Ponente: Simon Colton (Senior Lecturer, Imperial College, Londres)
Lugar: Aula 102, Edificio Vives
Hora: viernes 16 de septiembre, 12:30
Abstract: Around a decade ago, we introduced Automated Theory Formation as a technique for mathematical discovery, implemented in the HR system. Starting with some basic background information such as a set of axioms for an algebraic domain, or fundamental concepts such as addition and multiplication in number theory, HR forms concepts which categorise the examples; makes conjectures which relate the concepts; and generates proofs which explain the conjectures (or counterexamples which disprove them). In addition to inventing concepts and discovering theorems which have been published in the mathematical literature, HR has been applied successfully to AI tasks including constraint solving and machine learning. In the talk, I will describe three PhD projects which have been influenced by the Automated Theory Formation approach.
The first project is the work of Alison Pease, and crosses the boundary between Artificial Intelligence and Philosophy by building and exploring a computational model of notions from Lakatos’s philosophy of mathematics as advocated in his book “Proofs and Refutations”. Via the HRL system, which simulates a classroom environment consisting of theory formation agents acting as a teacher and a set of students, Pease implemented methods identified by Lakatos such as strategic withdrawal and monster barring, which change the theory in reaction to the discovery of a counterexample to a conjecture under discussion. This led to both an advancement in the state of the art of automated theory formation, and a clarification of some of the issues raised and methods introduced by Lakatos.
The HR system is driven by production rules which turn old concepts into new ones. In his PhD work, Pedro Torres has addressed the meta-level question of automating the generation of production rules. Given a seed theory which contains fundamental background information and exemplar concepts known to be of interest in the domain, with his Suricata system, Torres has implemented methods for analysing the seed theory and deriving production rules which can be used to generate the exemplar concepts from the background material. We are currently investigating the potential of this method to streamline theory formation, so that, in addition to recreating the exemplar concepts, Suricata is able to generate focused theories with a high yield of interesting concepts and conjectures.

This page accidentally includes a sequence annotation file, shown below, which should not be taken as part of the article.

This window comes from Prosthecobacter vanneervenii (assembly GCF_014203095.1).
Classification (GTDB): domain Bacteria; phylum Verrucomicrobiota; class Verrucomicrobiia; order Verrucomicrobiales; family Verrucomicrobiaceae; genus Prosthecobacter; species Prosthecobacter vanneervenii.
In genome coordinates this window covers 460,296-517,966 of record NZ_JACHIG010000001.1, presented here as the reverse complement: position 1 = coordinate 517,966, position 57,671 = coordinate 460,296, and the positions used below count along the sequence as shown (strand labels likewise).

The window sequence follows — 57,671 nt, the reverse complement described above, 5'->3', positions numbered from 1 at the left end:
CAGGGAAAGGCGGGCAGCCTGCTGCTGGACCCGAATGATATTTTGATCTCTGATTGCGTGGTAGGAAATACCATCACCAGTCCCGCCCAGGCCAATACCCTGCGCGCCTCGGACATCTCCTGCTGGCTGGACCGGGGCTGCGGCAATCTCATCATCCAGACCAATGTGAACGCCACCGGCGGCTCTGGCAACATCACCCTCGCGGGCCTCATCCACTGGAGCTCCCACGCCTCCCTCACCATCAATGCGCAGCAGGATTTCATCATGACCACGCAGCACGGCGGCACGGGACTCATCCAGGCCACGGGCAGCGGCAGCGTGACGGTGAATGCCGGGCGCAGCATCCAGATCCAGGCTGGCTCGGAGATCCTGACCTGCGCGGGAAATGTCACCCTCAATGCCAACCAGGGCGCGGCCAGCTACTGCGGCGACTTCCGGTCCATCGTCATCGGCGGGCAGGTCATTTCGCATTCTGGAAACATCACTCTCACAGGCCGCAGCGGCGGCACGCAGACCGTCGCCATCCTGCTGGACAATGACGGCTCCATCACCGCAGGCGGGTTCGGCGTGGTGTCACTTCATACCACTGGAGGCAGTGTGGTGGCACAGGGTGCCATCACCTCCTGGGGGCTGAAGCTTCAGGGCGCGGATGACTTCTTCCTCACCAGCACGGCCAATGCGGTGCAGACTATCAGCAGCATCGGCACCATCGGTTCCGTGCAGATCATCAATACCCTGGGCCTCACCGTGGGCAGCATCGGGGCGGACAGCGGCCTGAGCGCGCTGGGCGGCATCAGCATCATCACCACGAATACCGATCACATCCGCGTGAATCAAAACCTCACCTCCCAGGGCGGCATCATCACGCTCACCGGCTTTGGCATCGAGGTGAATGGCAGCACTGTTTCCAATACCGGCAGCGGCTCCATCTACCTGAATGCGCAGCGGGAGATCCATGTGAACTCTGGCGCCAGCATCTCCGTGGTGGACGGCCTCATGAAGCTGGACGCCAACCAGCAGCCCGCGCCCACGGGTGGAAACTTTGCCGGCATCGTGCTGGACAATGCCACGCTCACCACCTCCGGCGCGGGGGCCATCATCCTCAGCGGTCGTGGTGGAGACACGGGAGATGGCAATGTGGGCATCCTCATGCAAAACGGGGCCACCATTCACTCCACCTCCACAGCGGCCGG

The combination of reasoning techniques such as induction, deduction and constraint solving has always been at the heart of automated theory formation. Taking inspiration from the Global Workspace Architecture model of human thought processing advocated by Baars and others in Cognitive Science communities, John Charnley implemented the GC framework for combining AI reasoning systems in a systematic, straightforward way. By removing the communication between processes in favour of a very pared-down blackboard-style system, Charnley has shown that complex combinations of reasoning can be achieved with relatively little effort from the system designer. He has configured his framework to undertake the tasks previously tackled by ad-hoc combined reasoning systems such as HR. This has the benefit of greatly simplifying the construction of combined reasoning systems, and can also take advantage of the natural parallelisation afforded by the Global Workspace approach.